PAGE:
Ghost Gear investigations… week four…

Week four has been a pretty big one in our Discover stage of our ghost gear investigation project – as it was also the Surfers Against Sewage Autumn Beach Clean Series week (and we are also volunteer Regional Reps), we employed a crowd collection tactic for our data collection.

Image result for sas autumn beach clean

With multiple beach cleans all occurring on the same weekend, with the same weather, we would be able to compare the data from each area very clearly… materials, quantities – and crowd knowledge of ghost gear itself.

So – we identified the three key SAS Beach cleans that were focussed in our areas:

  • SAS Autumn Beach Clean, Hove Lawns 28/10/17: our Sector 3, which attracted around 70 volunteers over a 2 hour beach clean
  • SAS Autumn Beach Clean, Rottingdean 29/10/17: our Sector 5, (volunteer numbers tbc)
  • SAS x Pier2Pier + Silent Disco Beach Clean 29/10/17: our Sector 4, which attracted around 110 volunteers over a 3 hour beach clean.

We created a poster that acted as an introduction to the project, and spoke to the volunteers at each Beach Clean – asking them to separate out the ghost gear that they found…

This was an experiment – many people we spoke to at the start of these beach cleans had never attended a beach clean before, so asking them to both identify, and separate lost, abandoned or discarded fishing gear was a trial. After a briefing talk from us, each pair were given a small collection bag and sent out on to the beach.

The benefits of this system soon became clear. The vast majority of the volunteers filled their collection bags with ghost gear, clearly identifying them to keep them separated from the rest of the litter they had picked up. Some did come back with questions, but even those who had never done a beach clean could identify ghost gear. As our project is ultimately looking at how ghost gear can be incorporated into a new material stream to make new products, creating an empathic connection between cleaning the beach – doing a good thing – and a new item, could be critical.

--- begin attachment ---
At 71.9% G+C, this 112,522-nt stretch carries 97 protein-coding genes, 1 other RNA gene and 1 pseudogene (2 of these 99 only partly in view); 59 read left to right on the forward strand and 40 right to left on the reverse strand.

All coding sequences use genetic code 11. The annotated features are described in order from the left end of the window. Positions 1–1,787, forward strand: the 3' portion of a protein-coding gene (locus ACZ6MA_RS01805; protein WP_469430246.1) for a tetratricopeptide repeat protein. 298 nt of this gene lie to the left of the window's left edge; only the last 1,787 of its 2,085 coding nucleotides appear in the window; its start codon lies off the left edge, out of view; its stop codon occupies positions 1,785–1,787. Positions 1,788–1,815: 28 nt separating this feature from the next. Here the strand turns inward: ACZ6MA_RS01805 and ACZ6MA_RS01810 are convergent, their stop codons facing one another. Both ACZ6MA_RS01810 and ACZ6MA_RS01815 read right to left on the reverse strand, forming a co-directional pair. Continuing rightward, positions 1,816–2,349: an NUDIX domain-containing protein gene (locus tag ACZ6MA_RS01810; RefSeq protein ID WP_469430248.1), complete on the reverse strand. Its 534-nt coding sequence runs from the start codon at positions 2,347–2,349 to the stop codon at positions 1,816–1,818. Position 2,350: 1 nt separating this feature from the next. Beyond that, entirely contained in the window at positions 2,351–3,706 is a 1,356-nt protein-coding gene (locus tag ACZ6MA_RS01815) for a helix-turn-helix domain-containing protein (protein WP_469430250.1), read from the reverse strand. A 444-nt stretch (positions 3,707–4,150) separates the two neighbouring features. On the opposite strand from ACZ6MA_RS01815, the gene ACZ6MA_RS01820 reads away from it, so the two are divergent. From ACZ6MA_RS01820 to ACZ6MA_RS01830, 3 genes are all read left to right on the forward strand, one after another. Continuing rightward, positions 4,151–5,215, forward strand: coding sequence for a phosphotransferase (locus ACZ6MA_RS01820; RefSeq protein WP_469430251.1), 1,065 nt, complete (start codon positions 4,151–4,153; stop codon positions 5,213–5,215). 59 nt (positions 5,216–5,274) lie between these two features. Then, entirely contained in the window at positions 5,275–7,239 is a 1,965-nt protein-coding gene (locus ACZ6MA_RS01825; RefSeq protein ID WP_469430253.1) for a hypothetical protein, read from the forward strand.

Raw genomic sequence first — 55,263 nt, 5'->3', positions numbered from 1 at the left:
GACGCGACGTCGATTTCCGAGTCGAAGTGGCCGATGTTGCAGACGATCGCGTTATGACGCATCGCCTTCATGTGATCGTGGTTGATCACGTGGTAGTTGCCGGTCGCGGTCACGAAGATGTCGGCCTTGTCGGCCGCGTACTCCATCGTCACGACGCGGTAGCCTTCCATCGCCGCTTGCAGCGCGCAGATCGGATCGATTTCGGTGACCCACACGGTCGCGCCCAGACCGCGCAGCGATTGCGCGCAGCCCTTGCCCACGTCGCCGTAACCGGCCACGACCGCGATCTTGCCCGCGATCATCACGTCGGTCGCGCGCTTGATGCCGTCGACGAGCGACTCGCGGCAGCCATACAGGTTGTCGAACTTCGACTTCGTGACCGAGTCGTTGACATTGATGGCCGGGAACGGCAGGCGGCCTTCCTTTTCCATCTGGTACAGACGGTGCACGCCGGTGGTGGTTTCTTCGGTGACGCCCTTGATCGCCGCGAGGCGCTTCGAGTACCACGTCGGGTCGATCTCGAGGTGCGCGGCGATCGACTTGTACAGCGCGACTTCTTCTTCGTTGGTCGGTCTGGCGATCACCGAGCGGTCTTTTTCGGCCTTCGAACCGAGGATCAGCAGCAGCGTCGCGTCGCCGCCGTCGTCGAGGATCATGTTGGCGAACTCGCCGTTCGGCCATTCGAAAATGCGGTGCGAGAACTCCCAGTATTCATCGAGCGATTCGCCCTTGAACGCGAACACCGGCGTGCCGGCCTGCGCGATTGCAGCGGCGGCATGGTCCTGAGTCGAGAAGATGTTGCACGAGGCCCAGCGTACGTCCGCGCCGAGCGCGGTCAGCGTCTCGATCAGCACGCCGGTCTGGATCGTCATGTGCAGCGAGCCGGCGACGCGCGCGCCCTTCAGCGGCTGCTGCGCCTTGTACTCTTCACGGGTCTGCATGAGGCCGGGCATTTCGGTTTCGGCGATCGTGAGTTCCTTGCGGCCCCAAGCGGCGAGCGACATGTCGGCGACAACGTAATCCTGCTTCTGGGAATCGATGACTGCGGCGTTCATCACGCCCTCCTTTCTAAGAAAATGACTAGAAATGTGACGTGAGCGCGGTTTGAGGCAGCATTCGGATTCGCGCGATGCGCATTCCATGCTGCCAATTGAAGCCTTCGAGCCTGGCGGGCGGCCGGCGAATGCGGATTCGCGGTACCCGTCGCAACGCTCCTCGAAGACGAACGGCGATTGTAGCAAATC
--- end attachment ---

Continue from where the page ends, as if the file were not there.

It also meant that we had around 100 bags of ghost gear pieces picked up in a VERY short period of time over three separate areas that we had marked for research.

Week five will be spent looking at two of our other key areas – Sector 1 – Shoreham Port, and Sector 7 – Newhaven Port, speaking to fishers themselves and investigating the issues with collecting end-of-life nets and gear, rather than collecting it on the beaches itself.

And we will be washing, categorising and photographing the VAST quantities of ghost gear that our marvellous volunteer army collected over the Surfers Against Sewage Autumn Beach Clean series weekend…

WEEK FOUR summary…

  • ‘ghost gear’ is a term that not many members of the public know.
  • however, anyone can be easily briefed on the issue – and pick up ghost gear correctly.
  • mobilising volunteer collectors was very effective for collecting large quantities of material over a short period of time.

Ghost Gear investigations… weeks two and three…

Weeks two and three on our Ghost Gear investigations have gone like an absolute flash. We have spent a huge amount of time cataloguing the HUGE amount of ghost gear that we have found so far in our field visits – which have been mostly concentrated on the more public beach areas of Brighton and Hove. These are also the beaches which are more frequently cleaned by the team at City Clean, but it is still eye opening the quantities that we have found.

There are some patterns forming though… the types of materials we are finding the most of are quite distinct. If we can determine a reprocessing system for these, we could be able to redirect a great deal of ghost gear from landfill / incineration into a new product material stream.

Watch this space…

(images by J. Arney – claire potter design)